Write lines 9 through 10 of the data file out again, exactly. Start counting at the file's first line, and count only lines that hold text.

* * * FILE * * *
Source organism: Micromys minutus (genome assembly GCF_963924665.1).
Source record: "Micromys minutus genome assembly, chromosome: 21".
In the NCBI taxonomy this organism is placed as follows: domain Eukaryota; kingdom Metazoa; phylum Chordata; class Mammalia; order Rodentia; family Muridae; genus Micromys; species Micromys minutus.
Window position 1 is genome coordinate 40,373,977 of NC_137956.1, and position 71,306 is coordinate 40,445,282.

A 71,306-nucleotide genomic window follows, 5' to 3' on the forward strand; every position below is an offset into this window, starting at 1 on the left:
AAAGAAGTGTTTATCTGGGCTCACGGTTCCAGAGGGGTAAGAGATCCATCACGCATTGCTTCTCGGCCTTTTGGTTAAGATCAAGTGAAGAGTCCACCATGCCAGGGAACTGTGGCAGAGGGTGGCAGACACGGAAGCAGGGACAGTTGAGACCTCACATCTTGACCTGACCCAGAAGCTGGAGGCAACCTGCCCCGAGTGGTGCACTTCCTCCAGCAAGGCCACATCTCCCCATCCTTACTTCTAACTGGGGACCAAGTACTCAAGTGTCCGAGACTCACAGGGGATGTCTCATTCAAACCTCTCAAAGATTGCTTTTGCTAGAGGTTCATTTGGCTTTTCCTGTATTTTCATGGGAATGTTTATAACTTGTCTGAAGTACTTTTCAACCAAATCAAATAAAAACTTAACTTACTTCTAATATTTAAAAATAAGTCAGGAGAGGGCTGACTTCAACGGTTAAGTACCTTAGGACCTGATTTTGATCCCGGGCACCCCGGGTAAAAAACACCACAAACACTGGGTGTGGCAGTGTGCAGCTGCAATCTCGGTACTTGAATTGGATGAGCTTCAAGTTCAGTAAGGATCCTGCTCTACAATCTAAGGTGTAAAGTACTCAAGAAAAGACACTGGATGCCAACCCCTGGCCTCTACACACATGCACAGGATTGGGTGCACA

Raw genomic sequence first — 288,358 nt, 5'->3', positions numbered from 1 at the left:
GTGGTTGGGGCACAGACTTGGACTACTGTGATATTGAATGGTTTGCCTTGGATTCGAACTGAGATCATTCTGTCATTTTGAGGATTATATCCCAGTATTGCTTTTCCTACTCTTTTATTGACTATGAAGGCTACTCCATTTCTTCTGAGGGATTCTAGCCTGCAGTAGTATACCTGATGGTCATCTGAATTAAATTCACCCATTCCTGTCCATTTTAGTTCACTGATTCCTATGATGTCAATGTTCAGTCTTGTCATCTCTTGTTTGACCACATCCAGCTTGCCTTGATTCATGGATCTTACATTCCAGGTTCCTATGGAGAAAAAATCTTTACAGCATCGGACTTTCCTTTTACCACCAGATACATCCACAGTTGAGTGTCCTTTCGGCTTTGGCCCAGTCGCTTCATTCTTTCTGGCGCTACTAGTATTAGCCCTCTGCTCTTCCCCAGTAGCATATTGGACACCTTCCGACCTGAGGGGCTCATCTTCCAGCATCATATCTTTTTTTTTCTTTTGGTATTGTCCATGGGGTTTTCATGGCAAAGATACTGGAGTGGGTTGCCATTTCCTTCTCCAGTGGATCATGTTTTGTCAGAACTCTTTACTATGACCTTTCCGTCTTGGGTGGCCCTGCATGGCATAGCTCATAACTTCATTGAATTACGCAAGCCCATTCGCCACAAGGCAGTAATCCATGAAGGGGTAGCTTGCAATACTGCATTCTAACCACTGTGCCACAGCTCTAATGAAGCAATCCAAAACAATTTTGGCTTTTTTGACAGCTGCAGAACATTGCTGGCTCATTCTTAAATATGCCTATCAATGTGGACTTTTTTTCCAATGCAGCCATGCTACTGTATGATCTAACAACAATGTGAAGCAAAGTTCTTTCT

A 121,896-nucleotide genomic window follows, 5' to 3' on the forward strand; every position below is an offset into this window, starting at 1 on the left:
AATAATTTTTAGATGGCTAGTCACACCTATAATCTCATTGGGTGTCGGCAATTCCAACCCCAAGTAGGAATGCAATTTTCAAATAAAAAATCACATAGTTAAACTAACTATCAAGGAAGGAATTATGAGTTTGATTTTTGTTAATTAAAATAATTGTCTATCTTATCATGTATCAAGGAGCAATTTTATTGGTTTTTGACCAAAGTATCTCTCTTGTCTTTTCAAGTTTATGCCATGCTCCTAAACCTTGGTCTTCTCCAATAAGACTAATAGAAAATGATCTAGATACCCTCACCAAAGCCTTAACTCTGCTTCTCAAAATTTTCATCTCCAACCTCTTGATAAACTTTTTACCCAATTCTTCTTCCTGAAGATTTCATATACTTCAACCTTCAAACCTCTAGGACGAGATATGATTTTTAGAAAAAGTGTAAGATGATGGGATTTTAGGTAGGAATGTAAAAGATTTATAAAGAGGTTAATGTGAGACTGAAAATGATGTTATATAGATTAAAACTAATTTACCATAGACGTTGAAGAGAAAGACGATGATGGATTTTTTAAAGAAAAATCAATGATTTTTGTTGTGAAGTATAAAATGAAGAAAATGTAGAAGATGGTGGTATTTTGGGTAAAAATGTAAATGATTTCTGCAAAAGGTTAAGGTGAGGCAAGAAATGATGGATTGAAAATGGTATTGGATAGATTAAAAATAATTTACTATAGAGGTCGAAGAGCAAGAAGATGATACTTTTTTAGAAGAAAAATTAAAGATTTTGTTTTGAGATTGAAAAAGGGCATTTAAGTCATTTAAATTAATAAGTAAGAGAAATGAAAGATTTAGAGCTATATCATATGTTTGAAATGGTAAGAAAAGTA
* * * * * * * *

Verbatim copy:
A 121,896-nucleotide genomic window follows, 5' to 3' on the forward strand; every position below is an offset into this window, starting at 1 on the left:
AATAATTTTTAGATGGCTAGTCACACCTATAATCTCATTGGGTGTCGGCAATTCCAACCCCAAGTAGGAATGCAATTTTCAAATAAAAAATCACATAGTTAAACTAACTATCAAGGAAGGAATTATGAGTTTGATTTTTGTTAATTAAAATAATTGTCTATCTTATCATGTATCAAGGAGCAATTTTATTGGTTTTTGACCAAAGTATCTCTCTTGTCTTTTCAAGTTTATGCCATGCTCCTAAACCTTGGTCTTCTCCAATAAGACTAATAGAAAATGATCTAGATACCCTCACCAAAGCCTTAACTCTGCTTCTCAAAATTTTCATCTCCAACCTCTTGATAAACTTTTTACCCAATTCTTCTTCCTGAAGATTTCATATACTTCAACCTTCAAACCTCTAGGACGAGATATGATTTTTAGAAAAAGTGTAAGATGATGGGATTTTAGGTAGGAATGTAAAAGATTTATAAAGAGGTTAATGTGAGACTGAAAATGATGTTATATAGATTAAAACTAATTTACCATAGACGTTGAAGAGAAAGACGATGATGGATTTTTTAAAGAAAAATCAATGATTTTTGTTGTGAAGTATAAAATGAAGAAAATGTAGAAGATGGTGGTATTTTGGGTAAAAATGTAAATGATTTCTGCAAAAGGTTAAGGTGAGGCAAGAAATGATGGATTGAAAATGGTATTGGATAGATTAAAAATAATTTACTATAGAGGTCGAAGAGCAAGAAGATGATACTTTTTTAGAAGAAAAATTAAAGATTTTGTTTTGAGATTGAAAAAGGGCATTTAAGTCATTTAAATTAATAAGTAAGAGAAATGAAAGATTTAGAGCTATATCATATGTTTGAAATGGTAAGAAAAGTA